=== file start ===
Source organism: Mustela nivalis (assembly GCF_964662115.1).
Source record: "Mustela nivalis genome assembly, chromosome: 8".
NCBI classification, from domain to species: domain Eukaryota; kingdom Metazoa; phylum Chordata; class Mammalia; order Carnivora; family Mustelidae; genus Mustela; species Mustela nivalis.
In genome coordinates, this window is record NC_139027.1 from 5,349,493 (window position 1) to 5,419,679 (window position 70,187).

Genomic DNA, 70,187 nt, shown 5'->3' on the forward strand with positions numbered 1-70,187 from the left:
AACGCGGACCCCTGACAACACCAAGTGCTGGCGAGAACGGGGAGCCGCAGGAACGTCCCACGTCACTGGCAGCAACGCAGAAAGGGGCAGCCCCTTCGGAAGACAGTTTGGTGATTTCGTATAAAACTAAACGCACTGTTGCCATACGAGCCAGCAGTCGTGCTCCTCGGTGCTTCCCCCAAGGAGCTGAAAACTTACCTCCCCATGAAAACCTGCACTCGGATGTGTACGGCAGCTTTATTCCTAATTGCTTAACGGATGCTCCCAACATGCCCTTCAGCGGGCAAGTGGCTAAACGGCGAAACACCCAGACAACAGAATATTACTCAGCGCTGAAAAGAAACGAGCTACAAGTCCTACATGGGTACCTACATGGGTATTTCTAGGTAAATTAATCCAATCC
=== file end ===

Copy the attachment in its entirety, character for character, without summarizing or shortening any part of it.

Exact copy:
Source organism: Mustela nivalis (assembly GCF_964662115.1).
Source record: "Mustela nivalis genome assembly, chromosome: 8".
NCBI classification, from domain to species: domain Eukaryota; kingdom Metazoa; phylum Chordata; class Mammalia; order Carnivora; family Mustelidae; genus Mustela; species Mustela nivalis.
In genome coordinates, this window is record NC_139027.1 from 5,349,493 (window position 1) to 5,419,679 (window position 70,187).

Genomic DNA, 70,187 nt, shown 5'->3' on the forward strand with positions numbered 1-70,187 from the left:
AACGCGGACCCCTGACAACACCAAGTGCTGGCGAGAACGGGGAGCCGCAGGAACGTCCCACGTCACTGGCAGCAACGCAGAAAGGGGCAGCCCCTTCGGAAGACAGTTTGGTGATTTCGTATAAAACTAAACGCACTGTTGCCATACGAGCCAGCAGTCGTGCTCCTCGGTGCTTCCCCCAAGGAGCTGAAAACTTACCTCCCCATGAAAACCTGCACTCGGATGTGTACGGCAGCTTTATTCCTAATTGCTTAACGGATGCTCCCAACATGCCCTTCAGCGGGCAAGTGGCTAAACGGCGAAACACCCAGACAACAGAATATTACTCAGCGCTGAAAAGAAACGAGCTACAAGTCCTACATGGGTACCTACATGGGTATTTCTAGGTAAATTAATCCAATCC